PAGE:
John McBain: Yes. That’s been fully integrated. Primewest was a great company. We often looked at what they had bought, and it was a terrific meeting of the minds when those two companies came together. We had about 10 billion of funds under management. They had 5. The founders are still working in the business, as Jason Huljich, my co-CEO, is. And we’re very close to the assets we buy, but also to the investors who go into the funds.
So, that integration’s complete. They had started some agriculture funds. And it was one of the things that came out of the merger, if you like, which really has excited us, different to just accretive returns and all those investment bank speak, this is hardcore expertise in an area that we didn’t have previously. And to build a fund… And let’s face it, these are difficult times. You know, people are apprehensive about investing their money, and they want to invest in things that they can feel sure they’ll get good return flows and consistent returns. Agriculture is one of those areas where everyone knows… You know, the food bowl story, the protein story, the farm gate revenue’s going up. So, to build a brand-new revenue stream from nothing has been a really good outcome for us.
Tim McGowen: Like you said, it’s very well known by Australians, of course, that agriculture sector. What sort of assets are within that?
John McBain: So far, we’ve bought three very large tomato greenhouses, and we expect to continue to buy more of those. To give you an example, the first one we bought was over 30 hectares under glass. So, there are about four or five large-scale operators who supply the supermarket. So, you’ve got a ready take-up for all the produce you can grow, and climate is completely out the window because of the construction, very high-tech construction of the glasshouse, and extremely scientific and high-tech methods of production within the glasshouse. And we’ll move on to other fields, agricultural assets, as we build out in the sector. But we want to start with this very good platform of climate-protected farming.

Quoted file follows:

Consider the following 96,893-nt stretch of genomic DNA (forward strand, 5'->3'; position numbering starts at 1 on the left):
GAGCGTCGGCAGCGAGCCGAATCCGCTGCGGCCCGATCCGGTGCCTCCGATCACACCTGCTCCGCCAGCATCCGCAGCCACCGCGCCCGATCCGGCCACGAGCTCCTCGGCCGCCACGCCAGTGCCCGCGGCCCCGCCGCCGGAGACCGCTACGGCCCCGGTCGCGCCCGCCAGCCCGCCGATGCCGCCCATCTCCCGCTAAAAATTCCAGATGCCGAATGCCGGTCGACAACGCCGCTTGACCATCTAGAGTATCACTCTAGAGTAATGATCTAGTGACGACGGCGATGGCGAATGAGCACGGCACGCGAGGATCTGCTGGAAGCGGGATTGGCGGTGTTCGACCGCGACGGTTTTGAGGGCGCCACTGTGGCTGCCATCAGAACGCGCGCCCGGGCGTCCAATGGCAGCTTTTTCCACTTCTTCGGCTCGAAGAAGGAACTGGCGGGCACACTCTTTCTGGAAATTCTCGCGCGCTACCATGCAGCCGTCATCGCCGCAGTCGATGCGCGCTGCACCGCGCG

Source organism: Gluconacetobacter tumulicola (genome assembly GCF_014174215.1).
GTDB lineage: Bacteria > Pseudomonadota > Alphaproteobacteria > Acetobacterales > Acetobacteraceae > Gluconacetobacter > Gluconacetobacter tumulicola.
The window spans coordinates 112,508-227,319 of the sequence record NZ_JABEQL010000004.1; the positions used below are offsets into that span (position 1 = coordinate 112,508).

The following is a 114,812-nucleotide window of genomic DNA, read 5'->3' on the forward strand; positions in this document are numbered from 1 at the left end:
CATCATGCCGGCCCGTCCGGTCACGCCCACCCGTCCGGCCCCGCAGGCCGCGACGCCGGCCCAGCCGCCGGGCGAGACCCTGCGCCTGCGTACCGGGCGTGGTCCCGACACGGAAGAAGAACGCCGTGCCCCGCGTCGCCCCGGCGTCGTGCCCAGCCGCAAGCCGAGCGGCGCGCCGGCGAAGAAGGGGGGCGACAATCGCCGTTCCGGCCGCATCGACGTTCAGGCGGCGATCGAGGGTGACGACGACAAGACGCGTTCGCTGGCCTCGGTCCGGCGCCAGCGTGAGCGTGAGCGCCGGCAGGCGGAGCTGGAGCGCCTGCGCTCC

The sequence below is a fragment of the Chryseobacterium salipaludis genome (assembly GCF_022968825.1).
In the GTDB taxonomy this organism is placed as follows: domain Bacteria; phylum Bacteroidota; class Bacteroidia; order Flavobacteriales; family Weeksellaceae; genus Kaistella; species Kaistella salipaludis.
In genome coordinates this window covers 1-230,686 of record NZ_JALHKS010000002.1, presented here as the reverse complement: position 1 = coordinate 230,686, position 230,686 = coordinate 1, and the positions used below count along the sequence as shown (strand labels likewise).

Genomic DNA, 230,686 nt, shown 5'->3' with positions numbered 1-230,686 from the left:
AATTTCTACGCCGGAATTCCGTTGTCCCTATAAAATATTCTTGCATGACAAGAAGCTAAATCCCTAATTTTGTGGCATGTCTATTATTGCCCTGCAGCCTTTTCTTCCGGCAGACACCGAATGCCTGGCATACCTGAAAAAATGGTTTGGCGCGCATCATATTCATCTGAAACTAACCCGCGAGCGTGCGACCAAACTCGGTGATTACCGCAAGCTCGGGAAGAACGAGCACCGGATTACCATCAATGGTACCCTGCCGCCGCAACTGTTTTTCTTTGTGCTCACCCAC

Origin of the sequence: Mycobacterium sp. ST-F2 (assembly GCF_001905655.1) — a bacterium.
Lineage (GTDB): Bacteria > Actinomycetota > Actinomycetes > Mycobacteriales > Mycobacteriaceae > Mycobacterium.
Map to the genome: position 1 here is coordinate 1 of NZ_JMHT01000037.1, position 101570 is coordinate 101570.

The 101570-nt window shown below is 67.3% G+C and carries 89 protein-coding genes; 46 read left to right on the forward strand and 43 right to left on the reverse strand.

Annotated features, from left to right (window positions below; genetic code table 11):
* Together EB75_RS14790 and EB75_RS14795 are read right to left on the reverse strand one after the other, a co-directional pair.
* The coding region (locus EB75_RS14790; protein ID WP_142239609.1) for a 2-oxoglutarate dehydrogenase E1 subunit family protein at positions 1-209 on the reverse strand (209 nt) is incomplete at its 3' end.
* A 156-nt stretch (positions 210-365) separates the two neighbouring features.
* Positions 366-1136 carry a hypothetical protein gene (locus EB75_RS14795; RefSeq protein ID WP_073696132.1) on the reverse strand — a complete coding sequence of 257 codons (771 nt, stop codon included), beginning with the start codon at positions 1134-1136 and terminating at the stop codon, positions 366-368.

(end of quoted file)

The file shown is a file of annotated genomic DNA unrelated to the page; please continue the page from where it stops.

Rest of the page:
Tim McGowen: And there’s obviously a number of opportunities in the listed sector too. You’ve seen a lot of REITs trading below NTA. Are they the sort of opportunities you may look at in the future?
John McBain: Yes. I mean, if you look at the growth of Centuria, we have acquired four or five businesses over 20 years. What we’re always looking for is a business that has assets under management that we like, perhaps sometimes in a new field where we can learn something and offer our investors a wider, a more diverse investment offering or talent within the target. We wouldn’t look at necessarily just acquiring a listed vehicle. Many of the acquisitions we make are unlisted operators too, who are perhaps a little bit subscale, but we can acquire their shares or exchange them, and they still really end up running their business.
Augusta in New Zealand was a great example of a great operator run by a guy called Mark Francis. He’s still running his business. He’s just now a large Centuria shareholder alongside me, and his business is called “Centuria”, not “Augusta”. And within three months of acquiring that business, they did the largest securitisation of an unlisted trust, a Visy investment of 180 million. So, if you bring idea, talent and capital and apply them in the right way, it can be a very good outcome for both parties.
Tim McGowen: John, thanks for your time.
John McBain: Thank you.